Remember the flashcards?

Imagine you want computers

to learn to see depth in real situations.

You could set up tons of cameras in a circle to scan everything.

High, sky, straight on, like Renderpeople.

And you'd know all the angles.

But then you would lose the real world situation.

Or you can use the TikTok data to approximate ground truth.

But they are all moving around a ton.

If everyone is trying to stay still

it’s kind of like a bunch of cameras

taking pictures at the exact same time

with all the messiness of the real world built in.

It is a really interesting ground truth.

So Google researchers created “A Dataset of Frozen People”...

using tons of mannequin challenge videos.

2000 videos of people not moving

and that taught a model.

These became flashcards for a model to guess

if a camera moves five feet away, what a scene will look like.

These videos included tons of variety

variety in settings, types of people, everything.

It was gold.

It's like thousands and thousands of flashcards

for the model to learn from.

I spoke to a couple of researchers

who... sorry. Are we—

Are we done? Okay.

All right. Thanks.

Okay. So anyway.

They use the mannequin challenge not for training...

but to kind of grade how well their model did.

It was ground truth for them to evaluate their experiment.

One paper shows how to learn the geometry of a scene

to fill in missing parts in photos.

See how here they took an image, painted out part of it...

and then they use their knowledge of the scene

to fill it back in.

You can see the real angle here

and their program's version here.

One of the papers authors told me

the mannequin challenge helped them know

that they nailed it in any location.

We want to make sure this works for an image in the wild.

To use a randomly provided image

and you don't know if it’s indoor or outdoor.

Or you could be anywhere.

It was similar for the paper Virtual Correspondence

in which researchers figured out how to match points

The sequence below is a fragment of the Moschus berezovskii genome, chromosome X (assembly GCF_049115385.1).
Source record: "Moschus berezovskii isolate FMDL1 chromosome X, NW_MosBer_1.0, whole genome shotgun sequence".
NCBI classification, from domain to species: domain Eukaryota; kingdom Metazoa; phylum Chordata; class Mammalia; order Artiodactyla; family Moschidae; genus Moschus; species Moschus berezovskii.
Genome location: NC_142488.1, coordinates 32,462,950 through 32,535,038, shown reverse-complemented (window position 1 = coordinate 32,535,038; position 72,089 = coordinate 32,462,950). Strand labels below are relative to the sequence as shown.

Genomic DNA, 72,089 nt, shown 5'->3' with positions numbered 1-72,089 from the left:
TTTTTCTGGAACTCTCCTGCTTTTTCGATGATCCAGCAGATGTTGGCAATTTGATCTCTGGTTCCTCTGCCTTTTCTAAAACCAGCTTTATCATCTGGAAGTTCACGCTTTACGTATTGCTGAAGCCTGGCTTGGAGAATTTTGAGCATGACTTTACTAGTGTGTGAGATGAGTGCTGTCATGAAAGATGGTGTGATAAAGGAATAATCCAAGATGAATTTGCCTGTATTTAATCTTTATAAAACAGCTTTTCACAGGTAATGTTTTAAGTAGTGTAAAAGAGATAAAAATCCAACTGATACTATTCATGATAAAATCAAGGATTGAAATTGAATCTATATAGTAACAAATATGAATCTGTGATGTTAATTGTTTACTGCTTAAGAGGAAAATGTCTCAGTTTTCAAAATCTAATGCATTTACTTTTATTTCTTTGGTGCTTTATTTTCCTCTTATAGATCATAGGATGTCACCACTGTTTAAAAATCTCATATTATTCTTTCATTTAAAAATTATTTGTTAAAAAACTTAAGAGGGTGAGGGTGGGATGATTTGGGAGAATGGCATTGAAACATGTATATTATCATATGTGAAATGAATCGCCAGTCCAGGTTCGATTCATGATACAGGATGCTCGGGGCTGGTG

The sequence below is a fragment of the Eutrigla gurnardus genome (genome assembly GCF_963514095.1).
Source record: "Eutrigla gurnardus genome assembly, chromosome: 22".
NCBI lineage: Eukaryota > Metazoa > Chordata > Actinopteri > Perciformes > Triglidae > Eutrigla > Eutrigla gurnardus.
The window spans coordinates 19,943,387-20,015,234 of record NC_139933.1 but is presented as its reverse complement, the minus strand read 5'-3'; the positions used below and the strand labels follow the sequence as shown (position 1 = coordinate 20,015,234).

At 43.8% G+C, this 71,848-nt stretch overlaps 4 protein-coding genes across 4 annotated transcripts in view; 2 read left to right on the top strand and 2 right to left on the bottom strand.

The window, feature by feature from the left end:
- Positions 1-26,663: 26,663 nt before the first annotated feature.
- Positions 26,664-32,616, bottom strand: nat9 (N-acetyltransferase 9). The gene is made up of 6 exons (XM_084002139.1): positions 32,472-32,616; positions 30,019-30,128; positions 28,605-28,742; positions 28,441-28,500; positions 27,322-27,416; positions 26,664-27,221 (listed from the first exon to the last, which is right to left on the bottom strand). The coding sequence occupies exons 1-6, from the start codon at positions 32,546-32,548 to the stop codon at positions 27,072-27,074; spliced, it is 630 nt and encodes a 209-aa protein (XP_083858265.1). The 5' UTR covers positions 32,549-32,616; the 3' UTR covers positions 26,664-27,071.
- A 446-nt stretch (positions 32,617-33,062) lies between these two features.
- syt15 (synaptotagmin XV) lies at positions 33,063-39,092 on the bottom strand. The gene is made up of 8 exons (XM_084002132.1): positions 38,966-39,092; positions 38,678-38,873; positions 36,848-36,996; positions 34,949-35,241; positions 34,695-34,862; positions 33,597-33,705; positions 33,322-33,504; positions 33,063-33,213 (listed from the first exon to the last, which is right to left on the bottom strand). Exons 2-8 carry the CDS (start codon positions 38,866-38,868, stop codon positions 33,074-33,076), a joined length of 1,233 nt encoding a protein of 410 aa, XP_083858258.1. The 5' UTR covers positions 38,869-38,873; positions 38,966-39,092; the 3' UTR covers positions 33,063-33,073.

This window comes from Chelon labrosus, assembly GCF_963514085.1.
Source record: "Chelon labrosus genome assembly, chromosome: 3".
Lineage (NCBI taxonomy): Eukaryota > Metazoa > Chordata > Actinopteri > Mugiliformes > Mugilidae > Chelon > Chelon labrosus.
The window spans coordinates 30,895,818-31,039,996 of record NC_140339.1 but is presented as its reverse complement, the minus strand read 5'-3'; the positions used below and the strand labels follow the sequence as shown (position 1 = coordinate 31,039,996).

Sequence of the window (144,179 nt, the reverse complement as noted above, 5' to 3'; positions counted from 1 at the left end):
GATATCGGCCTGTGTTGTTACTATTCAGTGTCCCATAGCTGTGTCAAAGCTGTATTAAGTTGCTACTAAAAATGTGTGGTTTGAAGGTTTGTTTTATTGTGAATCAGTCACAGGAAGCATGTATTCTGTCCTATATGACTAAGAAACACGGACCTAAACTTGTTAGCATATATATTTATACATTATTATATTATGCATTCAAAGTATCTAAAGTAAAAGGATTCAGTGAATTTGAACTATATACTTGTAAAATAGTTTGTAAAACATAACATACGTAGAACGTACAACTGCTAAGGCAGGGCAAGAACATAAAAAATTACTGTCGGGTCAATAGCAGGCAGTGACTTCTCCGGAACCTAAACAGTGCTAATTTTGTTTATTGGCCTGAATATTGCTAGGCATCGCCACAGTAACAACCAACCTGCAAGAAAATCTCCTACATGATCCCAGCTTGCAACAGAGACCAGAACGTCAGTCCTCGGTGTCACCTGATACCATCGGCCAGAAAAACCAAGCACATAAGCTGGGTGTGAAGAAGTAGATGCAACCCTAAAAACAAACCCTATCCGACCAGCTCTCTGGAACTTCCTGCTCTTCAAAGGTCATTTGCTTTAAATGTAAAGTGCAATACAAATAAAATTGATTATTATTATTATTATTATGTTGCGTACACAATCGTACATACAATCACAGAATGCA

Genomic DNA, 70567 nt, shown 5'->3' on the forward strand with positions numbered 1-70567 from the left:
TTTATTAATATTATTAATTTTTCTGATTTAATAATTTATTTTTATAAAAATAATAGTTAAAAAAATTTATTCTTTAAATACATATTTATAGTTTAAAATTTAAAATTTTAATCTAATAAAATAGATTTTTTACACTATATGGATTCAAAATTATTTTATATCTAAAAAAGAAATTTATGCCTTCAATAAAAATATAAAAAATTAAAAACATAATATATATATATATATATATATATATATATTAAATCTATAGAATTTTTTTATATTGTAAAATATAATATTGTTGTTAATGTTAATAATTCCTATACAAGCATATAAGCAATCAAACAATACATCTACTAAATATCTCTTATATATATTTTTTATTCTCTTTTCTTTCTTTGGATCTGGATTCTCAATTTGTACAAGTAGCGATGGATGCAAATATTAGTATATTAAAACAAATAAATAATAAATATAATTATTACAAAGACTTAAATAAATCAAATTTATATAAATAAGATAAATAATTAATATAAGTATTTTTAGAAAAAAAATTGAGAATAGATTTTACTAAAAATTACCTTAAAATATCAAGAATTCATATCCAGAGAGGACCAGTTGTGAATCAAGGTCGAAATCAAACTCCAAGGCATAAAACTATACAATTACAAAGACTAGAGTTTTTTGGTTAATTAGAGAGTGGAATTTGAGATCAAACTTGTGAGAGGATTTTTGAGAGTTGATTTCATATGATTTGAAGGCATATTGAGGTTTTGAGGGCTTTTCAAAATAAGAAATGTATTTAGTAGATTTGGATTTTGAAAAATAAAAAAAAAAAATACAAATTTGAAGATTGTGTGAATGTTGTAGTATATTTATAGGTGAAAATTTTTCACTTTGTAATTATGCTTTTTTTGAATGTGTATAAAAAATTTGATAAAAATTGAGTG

in 3D scenes from different angles.

They could put in images

predict the pose and intersecting points

and match them up for everything from movie scenes

to scenes from Friends.

I like Friends.

I watch it more than ten times.

And then I thought, oh, maybe I can use this

this thing in my paper.

I screenshot screenshot and I just run it.

These researchers used the Mannequin Challenge

as ground truth to check their work.

And the many backgrounds

in the Mannequin Challenge were priceless

because the variety put their program through its paces.

Also, they checked their model against a Carnegie Mellon dataset too.

Where people stood in a big bubble filled with cameras.

This thing had perfect 3D scans of people in video.

It had ground truth, but the ground truth was still narrow

because it was in this sphere thing.

The Mannequin Challenge was in the real world.

Mannequin Challenge was like a full flashcard set...

with answers they could check.

Mannequin Challenge provides a nice thing

because everyone's kind of acting still

and then people go around the scene

so you can kind of get these extreme scenarios.

So what to make of all this weird stuff?

At first I was trying to get these researchers

to say how creative they are

but they were like, “It's not a big deal.”

But I will say this.

I highlighted the TikTok data set and the Mannequin Challenge

but those papers are also built

on top of this 3D Facebook dataset...

created by manually putting dots on people's faces.

And 10,000 real estate videos

that helped computers learn camera positions.

The machines: They are learning.

But for now, we are still the teachers.

They are only as good as the flashcards.

And we're the ones making them.